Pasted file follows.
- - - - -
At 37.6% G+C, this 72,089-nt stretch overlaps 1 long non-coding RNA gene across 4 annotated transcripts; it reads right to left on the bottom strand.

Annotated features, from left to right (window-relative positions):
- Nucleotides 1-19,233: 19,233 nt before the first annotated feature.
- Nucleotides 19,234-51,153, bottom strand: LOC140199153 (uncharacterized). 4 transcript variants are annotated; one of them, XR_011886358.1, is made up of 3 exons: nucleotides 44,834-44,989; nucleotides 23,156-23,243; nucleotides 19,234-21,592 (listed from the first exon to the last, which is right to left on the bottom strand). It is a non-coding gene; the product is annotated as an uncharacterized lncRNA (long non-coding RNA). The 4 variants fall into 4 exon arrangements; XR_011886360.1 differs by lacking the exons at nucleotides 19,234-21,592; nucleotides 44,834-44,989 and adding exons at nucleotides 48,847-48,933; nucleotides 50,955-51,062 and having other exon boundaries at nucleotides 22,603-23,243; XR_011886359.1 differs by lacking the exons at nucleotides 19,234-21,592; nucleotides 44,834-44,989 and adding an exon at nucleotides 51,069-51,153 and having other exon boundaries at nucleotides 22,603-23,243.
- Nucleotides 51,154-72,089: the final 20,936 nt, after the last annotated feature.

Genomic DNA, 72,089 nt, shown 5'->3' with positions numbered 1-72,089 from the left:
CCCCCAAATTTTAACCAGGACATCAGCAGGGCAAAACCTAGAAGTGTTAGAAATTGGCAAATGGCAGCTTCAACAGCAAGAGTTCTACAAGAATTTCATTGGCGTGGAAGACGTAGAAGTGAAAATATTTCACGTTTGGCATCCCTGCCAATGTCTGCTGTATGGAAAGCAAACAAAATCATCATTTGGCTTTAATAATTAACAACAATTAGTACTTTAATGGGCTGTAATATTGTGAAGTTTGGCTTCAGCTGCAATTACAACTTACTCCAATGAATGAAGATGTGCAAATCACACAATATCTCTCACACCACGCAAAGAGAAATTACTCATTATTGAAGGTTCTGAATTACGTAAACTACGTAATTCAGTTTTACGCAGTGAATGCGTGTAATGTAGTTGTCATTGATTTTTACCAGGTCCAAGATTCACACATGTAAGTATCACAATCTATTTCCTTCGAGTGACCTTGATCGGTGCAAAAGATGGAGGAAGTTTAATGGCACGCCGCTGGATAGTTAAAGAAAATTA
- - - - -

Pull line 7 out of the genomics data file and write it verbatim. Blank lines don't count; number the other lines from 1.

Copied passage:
CCCCCAAATTTTAACCAGGACATCAGCAGGGCAAAACCTAGAAGTGTTAGAAATTGGCAAATGGCAGCTTCAACAGCAAGAGTTCTACAAGAATTTCATTGGCGTGGAAGACGTAGAAGTGAAAATATTTCACGTTTGGCATCCCTGCCAATGTCTGCTGTATGGAAAGCAAACAAAATCATCATTTGGCTTTAATAATTAACAACAATTAGTACTTTAATGGGCTGTAATATTGTGAAGTTTGGCTTCAGCTGCAATTACAACTTACTCCAATGAATGAAGATGTGCAAATCACACAATATCTCTCACACCACGCAAAGAGAAATTACTCATTATTGAAGGTTCTGAATTACGTAAACTACGTAATTCAGTTTTACGCAGTGAATGCGTGTAATGTAGTTGTCATTGATTTTTACCAGGTCCAAGATTCACACATGTAAGTATCACAATCTATTTCCTTCGAGTGACCTTGATCGGTGCAAAAGATGGAGGAAGTTTAATGGCACGCCGCTGGATAGTTAAAGAAAATTA